This is a film that presents itself as a dramatization of real events, but one that is strictly accurate and only changed names (which I found out through that same post-watch research is also somewhat inaccurate). So why is there a combined 15-20 minutes of totally made-up, unneeded comic relief in the otherwise serious telling? And all by one character? It felt especially flimsy and almost insulting to those real people, possibly, to watch a film about something maybe their relatives went through or they did when they were children—only to have this idiot stumbling and grumbling around making a mockery of the investigation.

The second thing is that the comic relief character is played the director himself, Charles B. Pierce. Yep… The man who directed and produced this film casts himself in its worst part. He didn’t write the film, but he sure could’ve cut back on that or taken the character out.

The only things that balance this character out are quality performances by Ben Johnson as the somewhat fictionalized version of the real Texas Ranger who came to search for the “Phantom Killer” and Andrew Prine who plays a heavily fictionalized version of a real deputy—the one I mentioned earlier who almost caught the killer the first time, at least in the movie version. Dawn Wells—best known as Mary Ann from Gilligan’s Island—also does great work in a smaller part as a woman who is victimized but escapes the killers clutches late in the film.

This one of the best scenes, though, so even though it’s pretty much just her getting shot in the face and trying to escape, it’s like Drew Barrymore taking the intro scene instead of the lead in Wes Craven’s Scream because she knew it would be one of the most memorable scenes ever (that could be an urban legend but I always liked it as a teachable moment for the impact of a well done scene in the long run, so I’m sticking with it).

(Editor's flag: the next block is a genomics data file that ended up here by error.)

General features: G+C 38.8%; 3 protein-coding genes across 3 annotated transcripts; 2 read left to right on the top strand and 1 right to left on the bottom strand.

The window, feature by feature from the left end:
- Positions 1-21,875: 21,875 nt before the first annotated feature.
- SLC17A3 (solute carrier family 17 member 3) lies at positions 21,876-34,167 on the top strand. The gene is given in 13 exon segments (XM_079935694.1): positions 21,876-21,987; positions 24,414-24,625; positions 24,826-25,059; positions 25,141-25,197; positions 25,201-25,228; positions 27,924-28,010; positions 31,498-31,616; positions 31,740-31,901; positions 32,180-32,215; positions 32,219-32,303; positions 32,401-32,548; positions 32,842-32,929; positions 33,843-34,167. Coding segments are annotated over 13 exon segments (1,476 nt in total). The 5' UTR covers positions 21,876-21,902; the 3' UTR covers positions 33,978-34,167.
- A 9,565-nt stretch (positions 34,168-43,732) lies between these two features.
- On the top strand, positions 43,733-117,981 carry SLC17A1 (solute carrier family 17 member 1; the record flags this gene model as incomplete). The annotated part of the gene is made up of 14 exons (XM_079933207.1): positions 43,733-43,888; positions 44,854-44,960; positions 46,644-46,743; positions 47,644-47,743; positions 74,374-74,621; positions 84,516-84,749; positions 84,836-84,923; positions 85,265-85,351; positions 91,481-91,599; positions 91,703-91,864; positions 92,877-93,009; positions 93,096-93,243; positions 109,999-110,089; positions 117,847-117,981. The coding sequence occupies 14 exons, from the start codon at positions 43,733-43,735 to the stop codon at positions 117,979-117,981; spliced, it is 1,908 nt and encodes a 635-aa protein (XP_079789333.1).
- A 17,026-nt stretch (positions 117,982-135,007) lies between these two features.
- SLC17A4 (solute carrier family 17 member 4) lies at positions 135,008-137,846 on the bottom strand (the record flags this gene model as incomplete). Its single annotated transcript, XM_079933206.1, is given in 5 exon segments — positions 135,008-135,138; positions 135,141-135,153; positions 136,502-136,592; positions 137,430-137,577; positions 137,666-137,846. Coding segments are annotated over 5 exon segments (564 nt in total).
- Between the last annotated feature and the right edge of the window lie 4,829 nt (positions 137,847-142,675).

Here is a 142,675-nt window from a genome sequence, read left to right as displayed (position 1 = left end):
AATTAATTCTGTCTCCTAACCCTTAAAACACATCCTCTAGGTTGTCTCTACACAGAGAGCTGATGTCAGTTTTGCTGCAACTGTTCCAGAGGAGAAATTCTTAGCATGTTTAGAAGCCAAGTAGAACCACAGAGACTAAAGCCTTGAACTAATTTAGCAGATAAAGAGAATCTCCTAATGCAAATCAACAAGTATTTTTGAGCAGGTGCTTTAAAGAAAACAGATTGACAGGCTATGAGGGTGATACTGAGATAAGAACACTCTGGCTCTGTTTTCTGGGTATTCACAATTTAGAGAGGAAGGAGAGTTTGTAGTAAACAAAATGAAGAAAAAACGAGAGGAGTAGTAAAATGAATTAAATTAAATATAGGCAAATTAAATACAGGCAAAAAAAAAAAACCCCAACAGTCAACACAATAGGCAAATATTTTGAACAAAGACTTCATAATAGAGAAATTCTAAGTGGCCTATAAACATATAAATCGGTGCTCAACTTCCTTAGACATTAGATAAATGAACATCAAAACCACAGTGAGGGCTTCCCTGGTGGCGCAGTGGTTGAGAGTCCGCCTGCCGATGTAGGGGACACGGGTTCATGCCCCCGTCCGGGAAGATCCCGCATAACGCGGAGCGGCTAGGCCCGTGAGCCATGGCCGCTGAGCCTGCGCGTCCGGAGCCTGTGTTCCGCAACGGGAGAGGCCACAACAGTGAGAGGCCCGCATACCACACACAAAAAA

But even then, they assign Sparkplug to drive the Texas Ranger and deputy around as they do the real investigating. That leads to a ridiculous driving sequence that makes the Keystone Cops driving parts look like The Fast and the Furious by comparison.

Also, there’s an extended Sparkplug chunk where they decide to disguise male deputies as young women to lure the killer out. That part is more cringe-worthy than even what you might be imagining. They walk they poorly disguised male deputies out and it’s more like Bosom Buddies or Monty Python’s Flying Circus than something that could come close to being taken seriously. Even leaving Political Correctness at the door, it’s just not funny or cute—not nearly as much as the people involved seemed to think it is. It’s just poorly done and stupid.

Now… It might surprise you to read that I don’t hate this film. I really came to hate the Sparkplug character, but I guess that’s obvious from the last few (okay, several) paragraphs.

So, what was there to enjoy?

When it wasn’t stumbling over itself to be comedic or kind of just bland in a lot of the procedural parts, the actual Phantom Killer parts are pretty well done. The hood, while having impractical tiny eyeholes, is sufficiently disturbing in appearance. The actor, Bud Davis, did a good job of acting really intense. Breathing in and out audibly in general, then more heavily in tense and active parts, causing the cloth of the sack hood to be sucked into his mouth and blown out—something that became more common will stock killer types, but probably hadn’t been done much at the time—adding to the disturbing feel of the character. I wouldn’t be surprised if The Phantom’s sack-hooded appearance had some influence on Jason’s in the second Friday the 13th film (pre-hockey mask), which came out only a handful of years later.

But even then, there are issues with those parts too.

In one of the attacks, the killer sees that the young woman he’s bound to a tree has a trombone in a case. He takes it out and examines it, then takes a folding knife out of his boot, opens it, then secures it to the end of the trombone. He proceeds to kill this young woman by using the trombone slide to slam the knife repeatedly into her back.